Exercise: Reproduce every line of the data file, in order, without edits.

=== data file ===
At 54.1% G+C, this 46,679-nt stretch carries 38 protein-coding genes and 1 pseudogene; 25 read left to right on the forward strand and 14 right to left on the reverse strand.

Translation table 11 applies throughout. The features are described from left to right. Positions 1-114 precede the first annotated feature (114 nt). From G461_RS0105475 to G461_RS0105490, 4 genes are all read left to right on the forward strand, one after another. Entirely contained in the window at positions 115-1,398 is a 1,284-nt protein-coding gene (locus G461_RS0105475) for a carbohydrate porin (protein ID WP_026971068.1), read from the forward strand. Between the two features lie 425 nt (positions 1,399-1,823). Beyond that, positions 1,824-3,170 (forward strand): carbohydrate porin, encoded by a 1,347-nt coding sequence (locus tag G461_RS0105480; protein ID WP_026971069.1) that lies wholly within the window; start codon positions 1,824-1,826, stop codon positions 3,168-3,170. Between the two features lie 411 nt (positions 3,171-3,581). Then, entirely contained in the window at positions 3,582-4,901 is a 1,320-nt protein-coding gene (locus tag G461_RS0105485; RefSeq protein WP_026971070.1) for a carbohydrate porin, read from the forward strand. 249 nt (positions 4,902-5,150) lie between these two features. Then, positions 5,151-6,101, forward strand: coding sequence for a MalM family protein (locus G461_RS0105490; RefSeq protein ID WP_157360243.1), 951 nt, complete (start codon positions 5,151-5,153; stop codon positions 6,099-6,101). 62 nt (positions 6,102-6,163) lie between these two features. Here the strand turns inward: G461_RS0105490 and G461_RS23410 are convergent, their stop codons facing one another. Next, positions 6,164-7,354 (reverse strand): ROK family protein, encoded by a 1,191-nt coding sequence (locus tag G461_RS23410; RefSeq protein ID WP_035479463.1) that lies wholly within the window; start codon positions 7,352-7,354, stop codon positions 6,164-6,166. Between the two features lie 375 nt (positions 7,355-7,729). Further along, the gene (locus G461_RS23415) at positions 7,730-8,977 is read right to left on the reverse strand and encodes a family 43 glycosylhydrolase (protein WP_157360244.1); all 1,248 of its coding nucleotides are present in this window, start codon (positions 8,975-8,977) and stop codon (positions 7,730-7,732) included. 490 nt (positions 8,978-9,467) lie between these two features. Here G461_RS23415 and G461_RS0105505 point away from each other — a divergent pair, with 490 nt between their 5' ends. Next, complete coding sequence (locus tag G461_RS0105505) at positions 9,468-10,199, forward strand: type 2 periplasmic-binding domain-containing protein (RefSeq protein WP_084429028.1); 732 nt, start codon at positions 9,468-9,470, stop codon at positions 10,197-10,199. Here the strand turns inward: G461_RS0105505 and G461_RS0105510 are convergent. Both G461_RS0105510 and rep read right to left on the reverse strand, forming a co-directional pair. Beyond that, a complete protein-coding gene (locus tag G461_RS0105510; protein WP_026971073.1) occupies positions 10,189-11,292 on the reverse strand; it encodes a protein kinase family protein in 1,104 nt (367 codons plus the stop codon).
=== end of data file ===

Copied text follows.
At 54.1% G+C, this 46,679-nt stretch carries 38 protein-coding genes and 1 pseudogene; 25 read left to right on the forward strand and 14 right to left on the reverse strand.

Translation table 11 applies throughout. The features are described from left to right. Positions 1-114 precede the first annotated feature (114 nt). From G461_RS0105475 to G461_RS0105490, 4 genes are all read left to right on the forward strand, one after another. Entirely contained in the window at positions 115-1,398 is a 1,284-nt protein-coding gene (locus G461_RS0105475) for a carbohydrate porin (protein ID WP_026971068.1), read from the forward strand. Between the two features lie 425 nt (positions 1,399-1,823). Beyond that, positions 1,824-3,170 (forward strand): carbohydrate porin, encoded by a 1,347-nt coding sequence (locus tag G461_RS0105480; protein ID WP_026971069.1) that lies wholly within the window; start codon positions 1,824-1,826, stop codon positions 3,168-3,170. Between the two features lie 411 nt (positions 3,171-3,581). Then, entirely contained in the window at positions 3,582-4,901 is a 1,320-nt protein-coding gene (locus tag G461_RS0105485; RefSeq protein WP_026971070.1) for a carbohydrate porin, read from the forward strand. 249 nt (positions 4,902-5,150) lie between these two features. Then, positions 5,151-6,101, forward strand: coding sequence for a MalM family protein (locus G461_RS0105490; RefSeq protein ID WP_157360243.1), 951 nt, complete (start codon positions 5,151-5,153; stop codon positions 6,099-6,101). 62 nt (positions 6,102-6,163) lie between these two features. Here the strand turns inward: G461_RS0105490 and G461_RS23410 are convergent, their stop codons facing one another. Next, positions 6,164-7,354 (reverse strand): ROK family protein, encoded by a 1,191-nt coding sequence (locus tag G461_RS23410; RefSeq protein ID WP_035479463.1) that lies wholly within the window; start codon positions 7,352-7,354, stop codon positions 6,164-6,166. Between the two features lie 375 nt (positions 7,355-7,729). Further along, the gene (locus G461_RS23415) at positions 7,730-8,977 is read right to left on the reverse strand and encodes a family 43 glycosylhydrolase (protein WP_157360244.1); all 1,248 of its coding nucleotides are present in this window, start codon (positions 8,975-8,977) and stop codon (positions 7,730-7,732) included. 490 nt (positions 8,978-9,467) lie between these two features. Here G461_RS23415 and G461_RS0105505 point away from each other — a divergent pair, with 490 nt between their 5' ends. Next, complete coding sequence (locus tag G461_RS0105505) at positions 9,468-10,199, forward strand: type 2 periplasmic-binding domain-containing protein (RefSeq protein WP_084429028.1); 732 nt, start codon at positions 9,468-9,470, stop codon at positions 10,197-10,199. Here the strand turns inward: G461_RS0105505 and G461_RS0105510 are convergent. Both G461_RS0105510 and rep read right to left on the reverse strand, forming a co-directional pair. Beyond that, a complete protein-coding gene (locus tag G461_RS0105510; protein WP_026971073.1) occupies positions 10,189-11,292 on the reverse strand; it encodes a protein kinase family protein in 1,104 nt (367 codons plus the stop codon).